PHILADELPHIA - Combating the international threat of deadly infectious disease requires a bold and decisive plan, according to Harvey Rubin, director of the University of Pennsylvania's Institute for Strategic Threat Analysis and Response.
At the annual meeting of the Infectious Disease Society of America, held today in Toronto, Rubin outlined a multi-faceted plan to approach global infection control in a white paper entitled "The New Arms Race: Making the Case for an International Treaty in the War Against Infectious Diseases."
"To create a healthier, safer world we must meld the best of science and technology with practical social and political realities," Rubin said. "To be successful, this will involve optimizing the tradeoffs between international security, disease control and the open dissemination of knowledge."
In his presentation, Rubin urged infectious disease experts to establish an unprecedented multi-national approach to combat a wide range of existing and emerging deadly infections. The approach would not only tackle existing infectious diseases, such as HIV/AIDS, malaria and tuberculosis, which kill millions each year, but also track the emergence of new diseases or newly engineered biological agents.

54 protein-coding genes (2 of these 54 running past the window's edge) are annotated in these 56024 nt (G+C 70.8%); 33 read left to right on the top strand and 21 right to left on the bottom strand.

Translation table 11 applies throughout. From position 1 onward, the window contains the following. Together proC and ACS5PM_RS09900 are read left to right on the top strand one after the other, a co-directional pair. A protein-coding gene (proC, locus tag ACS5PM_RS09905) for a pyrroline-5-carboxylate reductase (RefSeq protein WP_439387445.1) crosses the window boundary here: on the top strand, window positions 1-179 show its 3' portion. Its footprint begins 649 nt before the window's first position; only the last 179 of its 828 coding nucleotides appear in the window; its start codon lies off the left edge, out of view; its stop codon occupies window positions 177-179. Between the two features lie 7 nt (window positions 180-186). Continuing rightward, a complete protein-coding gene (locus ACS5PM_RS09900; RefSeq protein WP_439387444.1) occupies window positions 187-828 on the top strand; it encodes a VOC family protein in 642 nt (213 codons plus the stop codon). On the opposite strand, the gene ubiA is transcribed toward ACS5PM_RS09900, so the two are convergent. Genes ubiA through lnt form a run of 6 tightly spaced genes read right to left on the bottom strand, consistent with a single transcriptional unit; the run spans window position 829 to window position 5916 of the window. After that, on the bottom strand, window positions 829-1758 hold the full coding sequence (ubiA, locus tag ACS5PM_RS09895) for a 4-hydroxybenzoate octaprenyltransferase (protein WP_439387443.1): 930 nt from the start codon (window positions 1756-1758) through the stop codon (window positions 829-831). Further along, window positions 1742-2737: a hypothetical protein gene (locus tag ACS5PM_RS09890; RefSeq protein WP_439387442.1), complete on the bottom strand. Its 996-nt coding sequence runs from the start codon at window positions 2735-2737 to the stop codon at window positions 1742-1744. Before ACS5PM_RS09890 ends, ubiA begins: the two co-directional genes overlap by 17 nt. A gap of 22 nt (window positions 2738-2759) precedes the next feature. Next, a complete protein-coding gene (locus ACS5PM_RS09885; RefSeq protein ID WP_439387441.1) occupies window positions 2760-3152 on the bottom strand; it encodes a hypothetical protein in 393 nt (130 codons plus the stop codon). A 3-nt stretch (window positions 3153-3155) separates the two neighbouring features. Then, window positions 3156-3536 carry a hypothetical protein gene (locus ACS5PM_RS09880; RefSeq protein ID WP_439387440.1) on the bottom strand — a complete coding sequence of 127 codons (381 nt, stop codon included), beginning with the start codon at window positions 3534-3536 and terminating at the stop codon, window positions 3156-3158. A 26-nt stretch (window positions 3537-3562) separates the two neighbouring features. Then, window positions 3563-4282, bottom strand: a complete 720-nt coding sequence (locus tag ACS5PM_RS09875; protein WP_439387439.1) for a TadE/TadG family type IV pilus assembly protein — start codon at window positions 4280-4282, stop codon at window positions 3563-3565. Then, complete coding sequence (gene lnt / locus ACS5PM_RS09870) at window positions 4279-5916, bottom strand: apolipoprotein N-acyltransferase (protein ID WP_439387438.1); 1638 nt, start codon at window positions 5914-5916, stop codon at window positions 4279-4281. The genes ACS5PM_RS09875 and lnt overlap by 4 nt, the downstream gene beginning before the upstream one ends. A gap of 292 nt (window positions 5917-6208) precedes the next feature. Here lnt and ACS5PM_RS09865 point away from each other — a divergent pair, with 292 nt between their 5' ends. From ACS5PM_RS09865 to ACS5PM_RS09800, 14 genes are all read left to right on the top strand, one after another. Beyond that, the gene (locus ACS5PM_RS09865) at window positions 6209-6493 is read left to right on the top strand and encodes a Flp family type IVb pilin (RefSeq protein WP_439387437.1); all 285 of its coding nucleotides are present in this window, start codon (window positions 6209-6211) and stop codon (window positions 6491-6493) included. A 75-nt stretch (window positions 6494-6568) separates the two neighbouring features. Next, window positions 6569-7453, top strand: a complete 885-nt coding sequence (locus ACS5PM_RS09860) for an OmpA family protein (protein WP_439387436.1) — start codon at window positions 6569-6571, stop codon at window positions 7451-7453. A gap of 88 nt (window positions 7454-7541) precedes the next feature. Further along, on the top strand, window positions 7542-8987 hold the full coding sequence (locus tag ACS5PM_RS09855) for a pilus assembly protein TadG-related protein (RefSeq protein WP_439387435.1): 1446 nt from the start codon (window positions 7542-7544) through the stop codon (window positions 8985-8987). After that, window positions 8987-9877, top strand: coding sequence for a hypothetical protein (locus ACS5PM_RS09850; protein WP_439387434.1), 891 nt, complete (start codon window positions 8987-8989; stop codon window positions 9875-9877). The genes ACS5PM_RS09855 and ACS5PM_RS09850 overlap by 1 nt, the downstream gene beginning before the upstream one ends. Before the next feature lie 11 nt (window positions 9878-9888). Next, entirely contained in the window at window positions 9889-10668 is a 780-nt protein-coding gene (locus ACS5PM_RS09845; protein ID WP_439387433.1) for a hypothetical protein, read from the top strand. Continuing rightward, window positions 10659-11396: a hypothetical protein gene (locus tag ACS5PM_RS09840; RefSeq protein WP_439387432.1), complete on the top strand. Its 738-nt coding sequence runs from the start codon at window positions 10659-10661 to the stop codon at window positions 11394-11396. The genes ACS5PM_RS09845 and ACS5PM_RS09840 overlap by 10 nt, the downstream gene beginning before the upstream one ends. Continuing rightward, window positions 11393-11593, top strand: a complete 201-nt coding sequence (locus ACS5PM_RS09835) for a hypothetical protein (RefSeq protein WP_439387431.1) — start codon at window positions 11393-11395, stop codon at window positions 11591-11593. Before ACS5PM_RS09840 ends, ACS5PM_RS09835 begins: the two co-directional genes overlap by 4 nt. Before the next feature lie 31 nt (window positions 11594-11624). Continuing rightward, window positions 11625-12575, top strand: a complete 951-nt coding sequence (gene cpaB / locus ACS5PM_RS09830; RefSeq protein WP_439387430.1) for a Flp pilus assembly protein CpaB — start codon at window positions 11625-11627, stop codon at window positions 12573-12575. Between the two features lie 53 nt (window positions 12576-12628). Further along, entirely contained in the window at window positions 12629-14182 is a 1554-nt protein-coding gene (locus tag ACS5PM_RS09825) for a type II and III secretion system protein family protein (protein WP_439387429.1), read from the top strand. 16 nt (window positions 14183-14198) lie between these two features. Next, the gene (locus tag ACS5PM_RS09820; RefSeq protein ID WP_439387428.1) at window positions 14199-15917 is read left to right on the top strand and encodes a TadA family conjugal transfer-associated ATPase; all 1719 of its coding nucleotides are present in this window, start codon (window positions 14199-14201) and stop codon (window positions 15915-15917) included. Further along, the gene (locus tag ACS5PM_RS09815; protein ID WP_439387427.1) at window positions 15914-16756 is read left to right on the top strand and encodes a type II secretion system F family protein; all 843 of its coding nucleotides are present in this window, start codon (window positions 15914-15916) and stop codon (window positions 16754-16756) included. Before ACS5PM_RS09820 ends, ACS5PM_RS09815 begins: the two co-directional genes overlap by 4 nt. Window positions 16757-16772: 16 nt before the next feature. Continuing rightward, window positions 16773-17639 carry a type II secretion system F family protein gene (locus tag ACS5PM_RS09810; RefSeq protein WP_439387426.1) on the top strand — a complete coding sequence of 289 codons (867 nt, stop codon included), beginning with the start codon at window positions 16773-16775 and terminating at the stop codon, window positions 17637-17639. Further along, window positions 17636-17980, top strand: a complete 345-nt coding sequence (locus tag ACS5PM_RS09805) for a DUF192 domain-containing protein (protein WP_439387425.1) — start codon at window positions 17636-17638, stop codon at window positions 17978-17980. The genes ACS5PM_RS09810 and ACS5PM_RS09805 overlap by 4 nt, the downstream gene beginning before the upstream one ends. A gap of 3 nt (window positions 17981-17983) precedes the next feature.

The proposal calls for the creation of an international compact among nations. The foundation of the compact is a four-part framework calling for:
_ The establishment, maintenance and monitoring of international standards for surveillance and reporting of infectious diseases using advanced information technology to ensure timeliness, interoperability and security.
_ The establishment, maintenance and monitoring of international standards for best laboratory practices.
_ The expansion of the capabilities for the production of vaccines and therapeutics expressly for emerging and reemerging infections
_ The establishment, maintenance and monitoring of a network of international research centers for microbial threats.